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NAHA, Okinawa — Okinawa residents, environmentalists and anti-military advocates sued the Japanese government Monday, demanding it halt a seabed drilling test for a new U.S. Marine Corps air station off the shore of Henoko in Nago.

Among those suing are 68 Okinawa residents from Henoko and elsewhere, including a fisherman from neighboring Kunigami.

In the lawsuit, they argue a new military airport would further burden Okinawans who already bear the burdens of a heavy U.S. military presence. The facility also would endanger various corals and the dugong, a type of manatee that feeds there, the lawsuit contends.

“Corals have been already damaged by the platforms set up for the drilling survey,” said Toshio Ikemiyagi, chief lawyer for those who filed the lawsuit. “If this continues, impacts on dugongs are unavoidable.”

The lawsuit, filed at Naha District Court, seeks to suspend construction of the air station, which is to be built on reclaimed land next to Camp Schwab.

“The lawsuit was brought by plaintiffs who are resolved not to let any new military base be built on Okinawa,” Ikemiyagi said.

He said the World Conservation Union has advised the Japanese government twice to cancel the project.

“Ecologists, environmental specialists as well as the Japan Federation of Bar Associations have expressed opposition,” he said. “The government should heed … such voices.”

Meanwhile, the Naha Bureau of the Defense Facilities Administration Agency, the Japanese government agency in charge of the construction project, Monday informed the Okinawa prefectural government that a major platform at the site, set up in November, already has damaged corals at more than 30 locations. In a statement, DFAA said 27 corals were damaged, four completely disappeared and four were chipped away by the platform footing when it was set up, then temporarily removed in December due to a typhoon.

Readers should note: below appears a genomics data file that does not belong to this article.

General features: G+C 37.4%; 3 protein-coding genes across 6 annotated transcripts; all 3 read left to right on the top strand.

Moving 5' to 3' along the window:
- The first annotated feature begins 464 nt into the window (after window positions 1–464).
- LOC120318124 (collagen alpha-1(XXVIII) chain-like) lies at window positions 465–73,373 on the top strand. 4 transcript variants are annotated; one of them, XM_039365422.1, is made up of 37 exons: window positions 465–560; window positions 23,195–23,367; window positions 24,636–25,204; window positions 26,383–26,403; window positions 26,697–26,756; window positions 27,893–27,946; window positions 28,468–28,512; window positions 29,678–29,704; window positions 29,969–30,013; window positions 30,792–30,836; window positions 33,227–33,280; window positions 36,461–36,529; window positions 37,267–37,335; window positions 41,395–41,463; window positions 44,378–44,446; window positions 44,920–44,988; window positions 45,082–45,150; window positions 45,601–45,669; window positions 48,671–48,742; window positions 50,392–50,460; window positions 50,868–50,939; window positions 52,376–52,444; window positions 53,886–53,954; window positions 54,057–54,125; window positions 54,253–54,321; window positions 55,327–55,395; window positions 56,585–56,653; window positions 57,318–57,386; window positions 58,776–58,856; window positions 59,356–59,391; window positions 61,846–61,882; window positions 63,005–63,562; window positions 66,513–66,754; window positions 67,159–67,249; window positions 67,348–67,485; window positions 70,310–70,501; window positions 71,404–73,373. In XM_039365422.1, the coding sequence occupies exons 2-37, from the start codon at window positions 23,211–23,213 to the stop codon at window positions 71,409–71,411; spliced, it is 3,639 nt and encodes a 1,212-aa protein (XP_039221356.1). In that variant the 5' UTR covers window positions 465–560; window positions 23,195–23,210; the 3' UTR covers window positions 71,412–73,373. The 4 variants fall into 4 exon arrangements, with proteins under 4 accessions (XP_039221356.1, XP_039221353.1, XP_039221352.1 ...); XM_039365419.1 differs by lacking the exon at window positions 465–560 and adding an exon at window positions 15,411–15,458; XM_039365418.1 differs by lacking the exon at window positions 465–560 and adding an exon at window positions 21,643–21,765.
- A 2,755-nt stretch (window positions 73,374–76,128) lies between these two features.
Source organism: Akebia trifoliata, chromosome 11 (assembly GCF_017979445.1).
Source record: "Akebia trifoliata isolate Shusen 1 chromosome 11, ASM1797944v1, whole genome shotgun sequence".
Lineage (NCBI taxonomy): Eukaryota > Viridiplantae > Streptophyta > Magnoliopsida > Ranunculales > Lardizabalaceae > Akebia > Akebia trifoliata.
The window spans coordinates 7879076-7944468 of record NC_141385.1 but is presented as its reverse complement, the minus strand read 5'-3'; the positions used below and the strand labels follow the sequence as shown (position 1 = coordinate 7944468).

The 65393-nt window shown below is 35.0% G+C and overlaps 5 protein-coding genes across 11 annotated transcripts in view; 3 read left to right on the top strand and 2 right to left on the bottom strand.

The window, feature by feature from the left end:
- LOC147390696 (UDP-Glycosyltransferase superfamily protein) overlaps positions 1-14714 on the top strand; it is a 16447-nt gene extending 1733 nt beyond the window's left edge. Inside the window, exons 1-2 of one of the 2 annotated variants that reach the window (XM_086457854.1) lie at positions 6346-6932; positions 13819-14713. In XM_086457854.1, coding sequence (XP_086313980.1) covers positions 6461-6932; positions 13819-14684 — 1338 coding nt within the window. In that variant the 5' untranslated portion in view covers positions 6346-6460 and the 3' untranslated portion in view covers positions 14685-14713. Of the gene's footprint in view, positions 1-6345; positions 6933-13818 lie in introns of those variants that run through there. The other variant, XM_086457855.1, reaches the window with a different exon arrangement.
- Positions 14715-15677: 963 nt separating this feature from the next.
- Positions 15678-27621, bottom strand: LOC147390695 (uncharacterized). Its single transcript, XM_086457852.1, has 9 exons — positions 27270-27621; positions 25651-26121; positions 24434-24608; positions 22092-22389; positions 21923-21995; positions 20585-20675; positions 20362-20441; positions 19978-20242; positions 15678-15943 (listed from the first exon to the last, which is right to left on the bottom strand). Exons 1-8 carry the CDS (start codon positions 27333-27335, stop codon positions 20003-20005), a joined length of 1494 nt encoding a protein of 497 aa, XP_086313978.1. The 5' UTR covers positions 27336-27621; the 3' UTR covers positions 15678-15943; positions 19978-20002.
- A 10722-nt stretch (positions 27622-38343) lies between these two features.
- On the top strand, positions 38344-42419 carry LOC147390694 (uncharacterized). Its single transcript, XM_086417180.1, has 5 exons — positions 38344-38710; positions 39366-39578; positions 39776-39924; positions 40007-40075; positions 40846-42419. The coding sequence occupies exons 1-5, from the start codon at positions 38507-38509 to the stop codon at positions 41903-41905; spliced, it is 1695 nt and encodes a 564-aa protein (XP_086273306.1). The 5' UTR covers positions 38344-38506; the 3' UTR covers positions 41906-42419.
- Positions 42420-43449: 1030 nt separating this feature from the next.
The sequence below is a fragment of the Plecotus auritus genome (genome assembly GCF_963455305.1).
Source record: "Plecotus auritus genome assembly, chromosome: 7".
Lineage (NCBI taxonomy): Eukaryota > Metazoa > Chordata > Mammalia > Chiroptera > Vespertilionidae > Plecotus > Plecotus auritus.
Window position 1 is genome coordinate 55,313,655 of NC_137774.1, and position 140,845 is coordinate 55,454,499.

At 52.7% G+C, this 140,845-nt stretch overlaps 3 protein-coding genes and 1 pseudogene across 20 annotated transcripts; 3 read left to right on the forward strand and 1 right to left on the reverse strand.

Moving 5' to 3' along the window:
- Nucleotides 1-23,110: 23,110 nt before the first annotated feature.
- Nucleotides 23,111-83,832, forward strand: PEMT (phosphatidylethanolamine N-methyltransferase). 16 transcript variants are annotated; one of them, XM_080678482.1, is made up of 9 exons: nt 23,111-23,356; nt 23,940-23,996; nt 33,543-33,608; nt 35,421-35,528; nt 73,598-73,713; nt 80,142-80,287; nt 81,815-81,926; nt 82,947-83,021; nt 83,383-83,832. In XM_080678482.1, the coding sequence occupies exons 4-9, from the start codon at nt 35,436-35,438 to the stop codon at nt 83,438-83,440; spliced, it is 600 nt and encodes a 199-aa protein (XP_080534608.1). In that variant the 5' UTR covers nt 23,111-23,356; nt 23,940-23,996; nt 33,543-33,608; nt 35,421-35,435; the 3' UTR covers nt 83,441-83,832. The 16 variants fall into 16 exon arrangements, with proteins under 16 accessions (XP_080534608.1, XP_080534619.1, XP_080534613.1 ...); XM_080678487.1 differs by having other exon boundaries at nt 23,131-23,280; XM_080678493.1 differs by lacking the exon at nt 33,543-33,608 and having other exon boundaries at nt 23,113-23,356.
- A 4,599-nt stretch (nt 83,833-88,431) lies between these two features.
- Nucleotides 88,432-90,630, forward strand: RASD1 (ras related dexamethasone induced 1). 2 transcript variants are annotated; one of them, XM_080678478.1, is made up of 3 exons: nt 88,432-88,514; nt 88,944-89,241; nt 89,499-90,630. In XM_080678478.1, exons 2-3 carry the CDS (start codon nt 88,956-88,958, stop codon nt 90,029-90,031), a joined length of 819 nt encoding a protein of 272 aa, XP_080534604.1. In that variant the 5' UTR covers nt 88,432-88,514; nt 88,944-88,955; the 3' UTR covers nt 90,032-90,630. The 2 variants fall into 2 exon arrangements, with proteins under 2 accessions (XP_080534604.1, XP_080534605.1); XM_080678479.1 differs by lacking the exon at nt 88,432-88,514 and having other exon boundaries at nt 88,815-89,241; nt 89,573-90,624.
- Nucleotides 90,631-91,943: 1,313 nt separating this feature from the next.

The U.S. and Japanese governments agreed in 1996 to close Marine Corps Air Station Futenma, located in the heart of heavily populated Ginowan City, after moving its operations elsewhere on Okinawa. Japan and the United States agreed to relocate the airport to reclaimed land and a reef about 2 miles off the coast by Henoko, and to allow the airport to be used by civilian aircraft.

The plan drew sharp criticism from local residents and anti-military activists. Residents and their supporters have staged a sit-in at the Henoko fishing port since April. Protesters started to surround the platform by boats and canoes, climbing it in an attempt to deter a pre-construction survey. A 64-year-old woman from Ginowan held a 20-day hunger strike in front of the DFAA in Naha.

“We will fight till the day when the government gives up the project,” said Yoko Yamaguchi, who staged the hunger strike and also has joined the lawsuit. She said she was hospitalized briefly after she ended her protest Dec. 19.

“My hunger strike might not mean anything to the bureau officials but I know at least it helped to encourage people protesting out there in Henoko,” she said. “This lawsuit is a symbol of the will of majority of the people who determined not to accept any new military base. We will mobilize every possible means to make the government withdraw the plan.”

Takuma Higashionna of the Dugong Network said he hoped the litigation would lead to the national government disclosing more detailed information on the project.

“For instance, they would never release the reason why drilling surveys at as many as 63 locations are necessary,” he said. “Merely setting up platforms caused such damage to corals.

“Once corals are damaged, it would ruin feeding grounds of dugongs and eventually kill all the dugongs,” Higashionna said. “We want the government to immediately halt the survey and construction.”

In a statement Monday, the DFAA declined comment, saying it has yet to receive a copy of the lawsuit.

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